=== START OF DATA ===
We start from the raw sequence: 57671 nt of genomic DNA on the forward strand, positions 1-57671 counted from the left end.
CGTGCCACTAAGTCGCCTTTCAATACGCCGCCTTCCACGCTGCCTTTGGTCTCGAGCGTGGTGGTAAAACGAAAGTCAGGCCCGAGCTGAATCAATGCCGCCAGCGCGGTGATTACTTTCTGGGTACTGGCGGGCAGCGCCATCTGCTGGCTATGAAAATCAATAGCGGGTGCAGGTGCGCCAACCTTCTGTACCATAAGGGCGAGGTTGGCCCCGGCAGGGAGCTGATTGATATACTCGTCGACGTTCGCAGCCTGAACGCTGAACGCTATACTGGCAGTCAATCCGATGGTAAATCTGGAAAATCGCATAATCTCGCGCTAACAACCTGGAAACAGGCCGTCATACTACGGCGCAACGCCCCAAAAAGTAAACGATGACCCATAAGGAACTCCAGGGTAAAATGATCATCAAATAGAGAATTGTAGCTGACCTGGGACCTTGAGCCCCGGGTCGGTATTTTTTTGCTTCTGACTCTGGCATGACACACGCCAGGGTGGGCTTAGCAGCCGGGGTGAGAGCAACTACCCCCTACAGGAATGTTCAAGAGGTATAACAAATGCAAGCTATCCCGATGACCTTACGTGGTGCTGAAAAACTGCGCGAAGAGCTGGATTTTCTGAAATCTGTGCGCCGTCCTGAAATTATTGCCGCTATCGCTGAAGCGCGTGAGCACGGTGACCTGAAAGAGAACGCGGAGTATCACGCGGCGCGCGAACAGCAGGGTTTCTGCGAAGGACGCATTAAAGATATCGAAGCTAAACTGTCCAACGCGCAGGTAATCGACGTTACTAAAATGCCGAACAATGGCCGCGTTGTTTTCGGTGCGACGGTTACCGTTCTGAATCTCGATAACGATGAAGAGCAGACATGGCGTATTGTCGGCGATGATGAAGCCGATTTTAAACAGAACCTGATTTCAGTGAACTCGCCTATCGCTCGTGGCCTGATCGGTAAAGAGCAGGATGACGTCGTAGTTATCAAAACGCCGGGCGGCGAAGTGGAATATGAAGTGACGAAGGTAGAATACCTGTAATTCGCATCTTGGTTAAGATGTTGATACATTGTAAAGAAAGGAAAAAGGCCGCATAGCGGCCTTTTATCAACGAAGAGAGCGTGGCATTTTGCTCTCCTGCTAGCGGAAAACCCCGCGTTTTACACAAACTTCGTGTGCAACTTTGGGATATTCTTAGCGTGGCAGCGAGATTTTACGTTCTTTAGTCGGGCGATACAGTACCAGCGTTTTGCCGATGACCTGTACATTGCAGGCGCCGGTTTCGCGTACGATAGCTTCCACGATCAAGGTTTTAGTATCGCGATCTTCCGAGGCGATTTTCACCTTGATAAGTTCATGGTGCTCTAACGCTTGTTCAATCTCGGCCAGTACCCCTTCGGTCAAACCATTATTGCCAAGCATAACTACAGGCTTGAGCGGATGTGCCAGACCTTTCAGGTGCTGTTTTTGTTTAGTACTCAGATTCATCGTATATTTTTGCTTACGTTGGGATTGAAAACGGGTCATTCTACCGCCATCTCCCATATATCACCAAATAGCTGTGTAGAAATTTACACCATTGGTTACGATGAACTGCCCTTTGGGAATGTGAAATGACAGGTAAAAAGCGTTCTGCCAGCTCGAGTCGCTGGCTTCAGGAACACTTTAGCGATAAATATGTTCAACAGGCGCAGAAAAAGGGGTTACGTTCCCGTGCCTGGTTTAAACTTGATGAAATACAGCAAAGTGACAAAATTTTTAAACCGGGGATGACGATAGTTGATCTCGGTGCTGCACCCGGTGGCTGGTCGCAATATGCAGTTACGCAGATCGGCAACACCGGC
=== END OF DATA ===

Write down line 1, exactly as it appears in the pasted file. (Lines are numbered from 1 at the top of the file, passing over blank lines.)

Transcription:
We start from the raw sequence: 57671 nt of genomic DNA on the forward strand, positions 1-57671 counted from the left end.